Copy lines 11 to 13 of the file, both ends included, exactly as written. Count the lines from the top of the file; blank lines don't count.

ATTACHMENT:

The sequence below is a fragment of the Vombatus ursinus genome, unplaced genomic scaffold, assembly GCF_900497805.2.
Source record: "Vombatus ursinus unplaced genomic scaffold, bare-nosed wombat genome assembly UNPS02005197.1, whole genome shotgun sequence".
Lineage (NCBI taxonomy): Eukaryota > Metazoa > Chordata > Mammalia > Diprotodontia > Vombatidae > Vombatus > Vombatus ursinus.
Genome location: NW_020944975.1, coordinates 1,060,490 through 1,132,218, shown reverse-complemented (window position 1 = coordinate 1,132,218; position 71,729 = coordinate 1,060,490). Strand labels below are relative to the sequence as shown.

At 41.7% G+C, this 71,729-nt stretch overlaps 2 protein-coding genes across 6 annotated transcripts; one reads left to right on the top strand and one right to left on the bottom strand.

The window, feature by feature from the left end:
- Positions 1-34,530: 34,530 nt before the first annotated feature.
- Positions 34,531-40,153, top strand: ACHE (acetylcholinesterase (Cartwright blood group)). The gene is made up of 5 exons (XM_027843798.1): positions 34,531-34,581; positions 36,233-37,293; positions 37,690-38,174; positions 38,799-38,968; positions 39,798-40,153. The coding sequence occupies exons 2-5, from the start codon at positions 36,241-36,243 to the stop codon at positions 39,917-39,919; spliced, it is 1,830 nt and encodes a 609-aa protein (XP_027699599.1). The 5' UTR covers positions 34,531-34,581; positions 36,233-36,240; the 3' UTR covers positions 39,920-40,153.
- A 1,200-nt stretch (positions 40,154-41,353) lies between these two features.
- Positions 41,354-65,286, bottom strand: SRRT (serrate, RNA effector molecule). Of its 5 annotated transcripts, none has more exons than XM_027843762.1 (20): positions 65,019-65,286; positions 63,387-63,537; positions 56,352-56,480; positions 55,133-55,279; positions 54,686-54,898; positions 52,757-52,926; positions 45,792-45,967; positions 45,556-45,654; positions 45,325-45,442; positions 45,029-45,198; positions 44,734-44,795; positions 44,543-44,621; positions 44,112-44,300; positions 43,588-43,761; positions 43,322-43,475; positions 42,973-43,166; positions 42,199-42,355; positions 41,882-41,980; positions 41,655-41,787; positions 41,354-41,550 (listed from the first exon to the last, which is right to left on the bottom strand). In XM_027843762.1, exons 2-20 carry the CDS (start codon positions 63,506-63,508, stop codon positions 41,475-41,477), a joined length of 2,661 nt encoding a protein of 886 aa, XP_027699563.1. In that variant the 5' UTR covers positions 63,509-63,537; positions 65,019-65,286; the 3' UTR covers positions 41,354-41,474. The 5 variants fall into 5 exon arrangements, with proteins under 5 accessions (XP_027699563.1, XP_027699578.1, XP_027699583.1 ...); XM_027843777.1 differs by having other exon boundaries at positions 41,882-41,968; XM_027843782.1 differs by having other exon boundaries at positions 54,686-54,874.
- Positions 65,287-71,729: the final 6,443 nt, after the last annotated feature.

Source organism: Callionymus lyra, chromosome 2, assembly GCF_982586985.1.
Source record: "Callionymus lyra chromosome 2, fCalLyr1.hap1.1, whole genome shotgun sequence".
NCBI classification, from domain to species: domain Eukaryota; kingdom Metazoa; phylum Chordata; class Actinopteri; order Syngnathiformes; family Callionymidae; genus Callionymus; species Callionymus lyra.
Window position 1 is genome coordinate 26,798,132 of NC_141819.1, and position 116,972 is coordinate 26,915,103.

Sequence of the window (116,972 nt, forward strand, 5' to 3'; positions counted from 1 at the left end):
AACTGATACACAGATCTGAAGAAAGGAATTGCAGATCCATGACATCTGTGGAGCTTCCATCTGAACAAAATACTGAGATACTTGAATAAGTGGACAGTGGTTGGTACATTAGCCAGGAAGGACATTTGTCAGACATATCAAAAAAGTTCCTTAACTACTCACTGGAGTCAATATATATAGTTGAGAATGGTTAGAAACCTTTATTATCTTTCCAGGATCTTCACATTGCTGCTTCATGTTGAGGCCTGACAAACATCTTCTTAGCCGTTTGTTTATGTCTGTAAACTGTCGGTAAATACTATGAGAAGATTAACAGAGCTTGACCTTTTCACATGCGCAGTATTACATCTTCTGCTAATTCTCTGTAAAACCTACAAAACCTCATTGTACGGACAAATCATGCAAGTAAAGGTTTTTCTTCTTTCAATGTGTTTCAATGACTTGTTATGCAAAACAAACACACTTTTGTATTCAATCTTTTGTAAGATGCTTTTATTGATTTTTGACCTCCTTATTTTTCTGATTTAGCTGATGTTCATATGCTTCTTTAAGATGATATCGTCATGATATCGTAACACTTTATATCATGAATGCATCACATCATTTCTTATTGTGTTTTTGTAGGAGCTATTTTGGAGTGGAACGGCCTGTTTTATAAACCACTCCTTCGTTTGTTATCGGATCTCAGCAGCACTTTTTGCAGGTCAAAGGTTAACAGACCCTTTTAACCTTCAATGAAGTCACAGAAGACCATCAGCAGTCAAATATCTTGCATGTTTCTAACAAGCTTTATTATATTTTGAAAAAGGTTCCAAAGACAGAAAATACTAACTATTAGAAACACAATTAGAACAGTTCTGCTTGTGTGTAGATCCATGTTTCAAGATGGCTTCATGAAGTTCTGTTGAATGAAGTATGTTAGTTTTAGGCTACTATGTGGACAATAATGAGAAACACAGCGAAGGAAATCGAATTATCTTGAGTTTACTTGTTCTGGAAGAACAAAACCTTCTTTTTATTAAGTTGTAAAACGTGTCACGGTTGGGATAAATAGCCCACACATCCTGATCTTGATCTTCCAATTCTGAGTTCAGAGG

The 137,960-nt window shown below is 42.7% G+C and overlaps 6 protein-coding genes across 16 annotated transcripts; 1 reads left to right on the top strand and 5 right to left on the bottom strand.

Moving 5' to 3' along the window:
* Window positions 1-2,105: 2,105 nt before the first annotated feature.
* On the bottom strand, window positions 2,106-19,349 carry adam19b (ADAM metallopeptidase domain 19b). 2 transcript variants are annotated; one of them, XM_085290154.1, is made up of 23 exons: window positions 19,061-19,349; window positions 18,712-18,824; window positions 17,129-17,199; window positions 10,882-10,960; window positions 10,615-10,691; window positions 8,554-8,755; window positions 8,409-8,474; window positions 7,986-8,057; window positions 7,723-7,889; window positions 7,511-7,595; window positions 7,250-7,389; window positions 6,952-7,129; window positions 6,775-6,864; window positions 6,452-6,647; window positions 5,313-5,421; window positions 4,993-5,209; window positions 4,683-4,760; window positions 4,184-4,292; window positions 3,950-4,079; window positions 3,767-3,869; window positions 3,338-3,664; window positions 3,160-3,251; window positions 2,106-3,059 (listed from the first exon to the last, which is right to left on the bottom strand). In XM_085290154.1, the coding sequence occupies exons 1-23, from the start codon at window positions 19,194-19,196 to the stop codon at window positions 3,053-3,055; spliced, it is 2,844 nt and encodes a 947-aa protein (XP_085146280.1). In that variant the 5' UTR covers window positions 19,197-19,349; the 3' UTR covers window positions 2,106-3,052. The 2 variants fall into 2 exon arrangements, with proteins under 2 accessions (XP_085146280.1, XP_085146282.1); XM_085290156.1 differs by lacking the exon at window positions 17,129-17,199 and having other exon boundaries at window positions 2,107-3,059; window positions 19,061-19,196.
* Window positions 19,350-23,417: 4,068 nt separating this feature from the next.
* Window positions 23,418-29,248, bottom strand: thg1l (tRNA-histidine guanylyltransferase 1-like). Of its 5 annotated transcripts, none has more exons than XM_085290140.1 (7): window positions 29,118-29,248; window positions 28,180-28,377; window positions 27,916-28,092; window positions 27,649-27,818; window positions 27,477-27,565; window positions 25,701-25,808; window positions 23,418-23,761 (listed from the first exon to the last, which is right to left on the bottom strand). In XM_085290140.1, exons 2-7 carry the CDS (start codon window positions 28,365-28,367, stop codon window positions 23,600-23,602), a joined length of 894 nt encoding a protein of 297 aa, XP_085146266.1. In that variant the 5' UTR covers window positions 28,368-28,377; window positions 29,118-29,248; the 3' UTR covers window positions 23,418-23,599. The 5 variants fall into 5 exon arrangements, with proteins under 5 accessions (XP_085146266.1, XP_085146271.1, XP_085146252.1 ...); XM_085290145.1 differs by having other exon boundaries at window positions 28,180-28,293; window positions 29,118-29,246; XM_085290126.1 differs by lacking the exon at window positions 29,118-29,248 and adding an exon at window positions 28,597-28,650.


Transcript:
- Positions 65,287-71,729: the final 6,443 nt, after the last annotated feature.

Source organism: Callionymus lyra, chromosome 2, assembly GCF_982586985.1.
Source record: "Callionymus lyra chromosome 2, fCalLyr1.hap1.1, whole genome shotgun sequence".